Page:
Ford Focus hatchback
Price £15,995 - £29,995
- Sharp handling
- Efficient diesel engines
- Punchy turbo petrol engines
- Boot is quite small
- Studio version feels basic
- EcoBoost's real-world economy disappoints
At a glance
"The Ford Focus is great to drive, full of technology and very refined, but a small boot means it's not the most practical five-door you can buy."
The Ford Focus is incredibly popular with private owners and company-car drivers alike – and with good reason. It's more fun to drive than just about any other current family hatchback and is well ahead of strong rivals such as the Volkswagen Golf, Vauxhall Astra and Kia Cee’d in this respect. The Focus also has lots of equipment and a large choice of economical engines, while the abundance of Ford dealers in the UK makes buying and servicing one extremely easy.
The latest Focus is better built than its predecessors and it also has a five-star crash-protection rating from Euro NCAP. It comes with the likes of front, side and curtain airbags, a driver tiredness monitor and a lane-departure warning system.
If you need more space, then the Ford Focus estate is available, but we’re concerned only with the five-door hatchback here, which has a wide choice of petrol and diesel engines. The tiny, 1.0-litre, three-cylinder EcoBoost petrol engines have particularly impressive figures (they’re capable of up to 65.7mpg in the Focus) but that number is pretty hard to achieve in real-world driving conditions.
They’re very cheap to tax, though: the 98bhp EcoBoost is exempt and the 123bhp version costs just £20 a year. They’re both smooth and responsive, which makes them excellent for anyone who does a lot of driving in town or covers low-to-average mileage. The 123bhp version is better if you plan to spend a little time on the motorway.
The diesel engines are the best bet for high-mileage drivers. The 1.5-litre is available with three different power outputs and is very cheap to run. The most powerful of the three offers the best mix of performance and economy, as it can do 0-62mph in 10.5 seconds and returns 74.3mpg.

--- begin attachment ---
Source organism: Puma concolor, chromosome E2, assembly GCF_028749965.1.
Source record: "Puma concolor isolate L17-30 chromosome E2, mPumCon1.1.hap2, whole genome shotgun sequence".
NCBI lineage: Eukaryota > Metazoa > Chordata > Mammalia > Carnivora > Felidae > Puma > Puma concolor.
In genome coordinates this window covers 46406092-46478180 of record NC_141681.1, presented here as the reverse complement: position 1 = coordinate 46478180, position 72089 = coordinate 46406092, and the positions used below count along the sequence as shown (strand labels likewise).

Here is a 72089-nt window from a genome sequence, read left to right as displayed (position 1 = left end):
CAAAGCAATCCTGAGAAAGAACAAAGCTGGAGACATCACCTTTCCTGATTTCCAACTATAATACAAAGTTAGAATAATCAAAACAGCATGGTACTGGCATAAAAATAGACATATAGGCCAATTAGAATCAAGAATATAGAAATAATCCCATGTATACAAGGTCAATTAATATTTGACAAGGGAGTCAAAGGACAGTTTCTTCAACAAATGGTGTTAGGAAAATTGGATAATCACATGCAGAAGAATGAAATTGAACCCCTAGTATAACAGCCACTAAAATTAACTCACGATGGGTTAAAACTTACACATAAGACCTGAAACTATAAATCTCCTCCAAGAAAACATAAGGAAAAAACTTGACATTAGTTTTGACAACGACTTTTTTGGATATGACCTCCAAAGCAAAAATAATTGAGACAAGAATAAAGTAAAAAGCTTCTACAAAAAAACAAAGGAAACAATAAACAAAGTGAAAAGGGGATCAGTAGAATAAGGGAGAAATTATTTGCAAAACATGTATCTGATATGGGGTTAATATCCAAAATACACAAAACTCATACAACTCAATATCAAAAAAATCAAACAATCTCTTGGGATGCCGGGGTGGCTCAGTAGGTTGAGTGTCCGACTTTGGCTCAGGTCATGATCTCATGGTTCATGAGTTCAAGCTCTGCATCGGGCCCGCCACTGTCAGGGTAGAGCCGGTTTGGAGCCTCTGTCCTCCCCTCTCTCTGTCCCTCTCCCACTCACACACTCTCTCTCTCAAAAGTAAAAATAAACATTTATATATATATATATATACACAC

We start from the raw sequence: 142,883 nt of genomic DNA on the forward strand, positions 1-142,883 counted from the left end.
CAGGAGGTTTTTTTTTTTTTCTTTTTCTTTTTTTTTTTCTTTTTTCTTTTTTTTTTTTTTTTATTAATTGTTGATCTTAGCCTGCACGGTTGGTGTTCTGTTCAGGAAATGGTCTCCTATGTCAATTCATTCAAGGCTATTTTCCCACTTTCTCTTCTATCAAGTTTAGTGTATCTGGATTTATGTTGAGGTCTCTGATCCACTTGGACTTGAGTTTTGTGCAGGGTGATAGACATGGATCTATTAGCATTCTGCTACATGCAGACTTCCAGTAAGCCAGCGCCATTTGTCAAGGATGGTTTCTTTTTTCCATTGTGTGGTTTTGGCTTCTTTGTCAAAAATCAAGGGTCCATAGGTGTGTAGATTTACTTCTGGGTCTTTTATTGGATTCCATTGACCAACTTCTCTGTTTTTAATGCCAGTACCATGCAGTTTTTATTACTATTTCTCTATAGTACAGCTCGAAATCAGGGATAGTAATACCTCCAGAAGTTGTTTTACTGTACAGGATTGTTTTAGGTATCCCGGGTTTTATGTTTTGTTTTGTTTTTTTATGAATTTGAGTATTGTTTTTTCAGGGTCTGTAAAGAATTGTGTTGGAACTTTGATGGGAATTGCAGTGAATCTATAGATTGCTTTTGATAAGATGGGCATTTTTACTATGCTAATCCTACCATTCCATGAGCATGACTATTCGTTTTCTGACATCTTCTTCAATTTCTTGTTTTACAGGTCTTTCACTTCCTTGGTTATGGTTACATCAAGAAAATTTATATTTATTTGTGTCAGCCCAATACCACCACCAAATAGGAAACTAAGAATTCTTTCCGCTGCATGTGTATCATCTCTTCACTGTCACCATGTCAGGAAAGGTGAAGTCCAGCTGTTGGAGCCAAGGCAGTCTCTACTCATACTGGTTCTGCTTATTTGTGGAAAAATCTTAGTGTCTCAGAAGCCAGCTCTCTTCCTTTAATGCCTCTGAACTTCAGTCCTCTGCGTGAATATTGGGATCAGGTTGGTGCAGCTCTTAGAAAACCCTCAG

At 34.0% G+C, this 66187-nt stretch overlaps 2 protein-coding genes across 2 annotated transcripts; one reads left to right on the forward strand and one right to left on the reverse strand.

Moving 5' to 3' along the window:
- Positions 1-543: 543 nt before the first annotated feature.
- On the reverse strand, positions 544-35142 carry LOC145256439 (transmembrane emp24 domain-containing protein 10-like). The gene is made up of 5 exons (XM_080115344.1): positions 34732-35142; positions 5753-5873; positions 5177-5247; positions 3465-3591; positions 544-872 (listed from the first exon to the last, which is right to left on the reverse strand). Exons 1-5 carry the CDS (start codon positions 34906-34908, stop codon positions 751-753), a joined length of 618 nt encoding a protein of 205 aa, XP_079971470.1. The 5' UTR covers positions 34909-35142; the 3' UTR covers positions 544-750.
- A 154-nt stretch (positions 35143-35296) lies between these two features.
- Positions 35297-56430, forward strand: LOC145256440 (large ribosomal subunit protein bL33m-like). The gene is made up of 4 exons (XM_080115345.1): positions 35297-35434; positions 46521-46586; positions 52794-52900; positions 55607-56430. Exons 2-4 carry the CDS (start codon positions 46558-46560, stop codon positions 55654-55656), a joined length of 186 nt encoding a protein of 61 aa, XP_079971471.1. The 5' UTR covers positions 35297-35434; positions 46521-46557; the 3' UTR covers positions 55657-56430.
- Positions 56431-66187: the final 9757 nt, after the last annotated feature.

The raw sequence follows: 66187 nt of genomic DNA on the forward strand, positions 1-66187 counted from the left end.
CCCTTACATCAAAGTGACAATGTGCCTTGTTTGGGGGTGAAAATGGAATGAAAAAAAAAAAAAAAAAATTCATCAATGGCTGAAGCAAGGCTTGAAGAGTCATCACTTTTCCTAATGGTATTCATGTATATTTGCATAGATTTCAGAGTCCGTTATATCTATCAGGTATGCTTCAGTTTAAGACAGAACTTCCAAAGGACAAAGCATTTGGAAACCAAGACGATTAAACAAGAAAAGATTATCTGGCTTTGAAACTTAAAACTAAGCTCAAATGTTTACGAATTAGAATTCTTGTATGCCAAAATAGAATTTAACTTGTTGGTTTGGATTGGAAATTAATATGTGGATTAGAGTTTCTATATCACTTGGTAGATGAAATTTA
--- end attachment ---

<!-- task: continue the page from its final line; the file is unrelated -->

If you fancy something faster, there's always the Ford Focus ST hot hatchback It has a turbocharged 2.0-litre engine and is good for 0-62mph in 6.5 seconds – plus there's even a diesel ST that's both quick and economical.
There are six trim levels for the standard Focus if you don’t count the ST. The entry-level Studio and Style models are not particularly well equipped, but the mid-range Zetec really improves things, while the subsequent Zetec S, Titanium and Titanium X versions are very well kitted out indeed.
Previously, we’ve recommended the Zetec trim level, but Titanium is now our Focus of choice, as it offers more equipment when compared to direct rivals such as the Volkswagen Golf Match. It's available with a wider choice of engines and the specification includes an eight-inch touchscreen infotainment system, dual-zone climate control, rear parking sensors and cruise control.
Even the most basic Focus gets electronic stability control, tyre-pressure monitors and air-conditioning, though, while DAB digital radio is standard from Style upwards. Only the Titanium models come with Ford's latest SYNC2 touchscreen infotainment system.
The new Ford Focus has impressive range of engines, with low running costs across the board
The Ford Focus is, as ever, the most fun car to drive in its class
All Ford Focus models get an uncluttered dashboard and smooth suspension
The new Ford Focus boot is small compared to rivals
Quality and safety are improving, but the Ford Focus isn't as well built as a Volkswagen Golf